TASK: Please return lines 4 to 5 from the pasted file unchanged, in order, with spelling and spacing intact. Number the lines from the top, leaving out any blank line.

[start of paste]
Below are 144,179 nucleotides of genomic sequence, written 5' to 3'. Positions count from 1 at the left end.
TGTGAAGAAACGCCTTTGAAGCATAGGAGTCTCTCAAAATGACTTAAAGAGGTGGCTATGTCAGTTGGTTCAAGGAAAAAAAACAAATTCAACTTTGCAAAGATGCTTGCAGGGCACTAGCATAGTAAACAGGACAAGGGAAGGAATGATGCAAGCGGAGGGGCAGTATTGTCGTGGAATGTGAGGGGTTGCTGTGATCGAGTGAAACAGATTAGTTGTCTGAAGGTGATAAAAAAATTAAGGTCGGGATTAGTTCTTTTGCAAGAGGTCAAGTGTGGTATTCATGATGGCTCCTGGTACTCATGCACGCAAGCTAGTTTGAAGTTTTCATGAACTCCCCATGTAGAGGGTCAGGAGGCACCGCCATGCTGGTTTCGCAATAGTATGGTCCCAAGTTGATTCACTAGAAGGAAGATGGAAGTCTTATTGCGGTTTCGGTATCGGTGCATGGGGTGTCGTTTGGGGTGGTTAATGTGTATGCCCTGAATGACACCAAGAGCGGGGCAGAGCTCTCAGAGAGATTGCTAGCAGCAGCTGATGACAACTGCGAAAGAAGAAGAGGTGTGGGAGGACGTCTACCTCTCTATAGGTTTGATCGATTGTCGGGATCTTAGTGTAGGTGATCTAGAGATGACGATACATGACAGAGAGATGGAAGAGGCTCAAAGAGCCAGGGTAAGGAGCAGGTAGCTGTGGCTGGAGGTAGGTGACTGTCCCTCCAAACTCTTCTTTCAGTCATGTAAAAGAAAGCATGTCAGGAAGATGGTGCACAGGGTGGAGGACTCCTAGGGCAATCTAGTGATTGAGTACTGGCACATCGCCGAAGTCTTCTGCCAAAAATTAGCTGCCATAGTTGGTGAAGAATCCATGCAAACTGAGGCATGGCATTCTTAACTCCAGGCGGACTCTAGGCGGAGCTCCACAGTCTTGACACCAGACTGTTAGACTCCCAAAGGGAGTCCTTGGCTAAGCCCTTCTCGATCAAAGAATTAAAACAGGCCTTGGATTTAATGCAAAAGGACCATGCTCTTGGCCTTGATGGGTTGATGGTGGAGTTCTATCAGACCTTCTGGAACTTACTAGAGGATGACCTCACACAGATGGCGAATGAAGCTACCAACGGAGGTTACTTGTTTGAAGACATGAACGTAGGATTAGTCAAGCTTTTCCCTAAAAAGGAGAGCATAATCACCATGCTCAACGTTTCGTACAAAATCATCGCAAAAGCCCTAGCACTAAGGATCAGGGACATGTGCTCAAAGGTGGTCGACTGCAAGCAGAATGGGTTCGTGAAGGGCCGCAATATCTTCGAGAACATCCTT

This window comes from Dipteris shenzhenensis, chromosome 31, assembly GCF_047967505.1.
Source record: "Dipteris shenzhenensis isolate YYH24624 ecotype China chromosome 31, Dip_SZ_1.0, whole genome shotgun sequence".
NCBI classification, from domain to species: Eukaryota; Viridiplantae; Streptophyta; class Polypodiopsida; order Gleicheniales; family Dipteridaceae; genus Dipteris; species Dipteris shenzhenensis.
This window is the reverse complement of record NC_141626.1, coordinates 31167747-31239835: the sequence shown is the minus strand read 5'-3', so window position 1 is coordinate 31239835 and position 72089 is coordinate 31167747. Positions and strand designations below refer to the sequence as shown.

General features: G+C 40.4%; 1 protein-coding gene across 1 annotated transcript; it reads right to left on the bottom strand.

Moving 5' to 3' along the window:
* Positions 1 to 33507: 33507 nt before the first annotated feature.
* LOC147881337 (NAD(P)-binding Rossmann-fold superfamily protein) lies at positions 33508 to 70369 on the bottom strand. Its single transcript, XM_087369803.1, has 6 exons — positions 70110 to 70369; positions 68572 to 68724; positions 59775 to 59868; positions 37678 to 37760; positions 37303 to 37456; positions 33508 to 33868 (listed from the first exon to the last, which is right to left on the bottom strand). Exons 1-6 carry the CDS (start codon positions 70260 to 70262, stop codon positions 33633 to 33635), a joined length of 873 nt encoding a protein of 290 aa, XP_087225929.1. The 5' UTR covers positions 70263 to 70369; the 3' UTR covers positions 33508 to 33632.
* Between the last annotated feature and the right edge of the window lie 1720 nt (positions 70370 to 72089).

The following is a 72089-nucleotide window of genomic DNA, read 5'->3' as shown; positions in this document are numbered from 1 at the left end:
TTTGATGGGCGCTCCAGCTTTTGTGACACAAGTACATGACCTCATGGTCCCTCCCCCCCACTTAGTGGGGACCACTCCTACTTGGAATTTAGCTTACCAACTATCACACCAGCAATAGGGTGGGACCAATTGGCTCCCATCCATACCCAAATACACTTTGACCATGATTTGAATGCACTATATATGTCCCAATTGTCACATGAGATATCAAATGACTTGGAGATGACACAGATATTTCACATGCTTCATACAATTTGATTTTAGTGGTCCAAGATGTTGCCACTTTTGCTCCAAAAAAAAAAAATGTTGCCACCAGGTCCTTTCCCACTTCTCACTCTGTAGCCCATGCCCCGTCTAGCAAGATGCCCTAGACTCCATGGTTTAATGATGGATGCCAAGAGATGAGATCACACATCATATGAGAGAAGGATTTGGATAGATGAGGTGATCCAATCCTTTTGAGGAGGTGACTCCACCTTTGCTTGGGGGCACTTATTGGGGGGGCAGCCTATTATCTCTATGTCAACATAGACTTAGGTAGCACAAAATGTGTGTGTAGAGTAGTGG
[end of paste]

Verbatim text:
Source record: "Dipteris shenzhenensis isolate YYH24624 ecotype China chromosome 31, Dip_SZ_1.0, whole genome shotgun sequence".
NCBI classification, from domain to species: Eukaryota; Viridiplantae; Streptophyta; class Polypodiopsida; order Gleicheniales; family Dipteridaceae; genus Dipteris; species Dipteris shenzhenensis.